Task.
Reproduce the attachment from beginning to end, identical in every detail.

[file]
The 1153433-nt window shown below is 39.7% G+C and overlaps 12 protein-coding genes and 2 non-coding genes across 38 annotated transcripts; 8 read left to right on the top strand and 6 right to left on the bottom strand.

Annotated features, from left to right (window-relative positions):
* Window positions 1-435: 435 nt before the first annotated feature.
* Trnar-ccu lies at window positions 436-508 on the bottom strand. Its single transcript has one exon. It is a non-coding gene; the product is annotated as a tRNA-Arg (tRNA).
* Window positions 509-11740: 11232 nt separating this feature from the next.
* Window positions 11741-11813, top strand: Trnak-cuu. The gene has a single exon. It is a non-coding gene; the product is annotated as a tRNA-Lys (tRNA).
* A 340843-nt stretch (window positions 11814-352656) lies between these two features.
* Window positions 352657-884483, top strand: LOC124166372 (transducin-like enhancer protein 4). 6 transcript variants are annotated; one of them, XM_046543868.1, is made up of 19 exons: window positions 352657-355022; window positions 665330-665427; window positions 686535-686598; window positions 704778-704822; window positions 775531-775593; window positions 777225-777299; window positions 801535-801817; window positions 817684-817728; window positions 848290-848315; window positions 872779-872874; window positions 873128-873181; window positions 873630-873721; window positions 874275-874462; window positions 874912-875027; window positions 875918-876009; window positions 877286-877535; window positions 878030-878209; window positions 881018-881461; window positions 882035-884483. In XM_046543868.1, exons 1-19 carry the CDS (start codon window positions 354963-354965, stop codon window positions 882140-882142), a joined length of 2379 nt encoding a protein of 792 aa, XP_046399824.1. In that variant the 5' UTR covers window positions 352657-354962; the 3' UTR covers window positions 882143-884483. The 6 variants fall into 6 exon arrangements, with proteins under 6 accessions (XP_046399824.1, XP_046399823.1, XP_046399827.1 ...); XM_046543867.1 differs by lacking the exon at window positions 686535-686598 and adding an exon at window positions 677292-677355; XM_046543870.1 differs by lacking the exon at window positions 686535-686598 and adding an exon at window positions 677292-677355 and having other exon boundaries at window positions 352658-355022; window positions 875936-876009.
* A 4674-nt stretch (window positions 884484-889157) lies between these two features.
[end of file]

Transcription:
The 1153433-nt window shown below is 39.7% G+C and overlaps 12 protein-coding genes and 2 non-coding genes across 38 annotated transcripts; 8 read left to right on the top strand and 6 right to left on the bottom strand.

Annotated features, from left to right (window-relative positions):
* Window positions 1-435: 435 nt before the first annotated feature.
* Trnar-ccu lies at window positions 436-508 on the bottom strand. Its single transcript has one exon. It is a non-coding gene; the product is annotated as a tRNA-Arg (tRNA).
* Window positions 509-11740: 11232 nt separating this feature from the next.
* Window positions 11741-11813, top strand: Trnak-cuu. The gene has a single exon. It is a non-coding gene; the product is annotated as a tRNA-Lys (tRNA).
* A 340843-nt stretch (window positions 11814-352656) lies between these two features.
* Window positions 352657-884483, top strand: LOC124166372 (transducin-like enhancer protein 4). 6 transcript variants are annotated; one of them, XM_046543868.1, is made up of 19 exons: window positions 352657-355022; window positions 665330-665427; window positions 686535-686598; window positions 704778-704822; window positions 775531-775593; window positions 777225-777299; window positions 801535-801817; window positions 817684-817728; window positions 848290-848315; window positions 872779-872874; window positions 873128-873181; window positions 873630-873721; window positions 874275-874462; window positions 874912-875027; window positions 875918-876009; window positions 877286-877535; window positions 878030-878209; window positions 881018-881461; window positions 882035-884483. In XM_046543868.1, exons 1-19 carry the CDS (start codon window positions 354963-354965, stop codon window positions 882140-882142), a joined length of 2379 nt encoding a protein of 792 aa, XP_046399824.1. In that variant the 5' UTR covers window positions 352657-354962; the 3' UTR covers window positions 882143-884483. The 6 variants fall into 6 exon arrangements, with proteins under 6 accessions (XP_046399824.1, XP_046399823.1, XP_046399827.1 ...); XM_046543867.1 differs by lacking the exon at window positions 686535-686598 and adding an exon at window positions 677292-677355; XM_046543870.1 differs by lacking the exon at window positions 686535-686598 and adding an exon at window positions 677292-677355 and having other exon boundaries at window positions 352658-355022; window positions 875936-876009.
* A 4674-nt stretch (window positions 884484-889157) lies between these two features.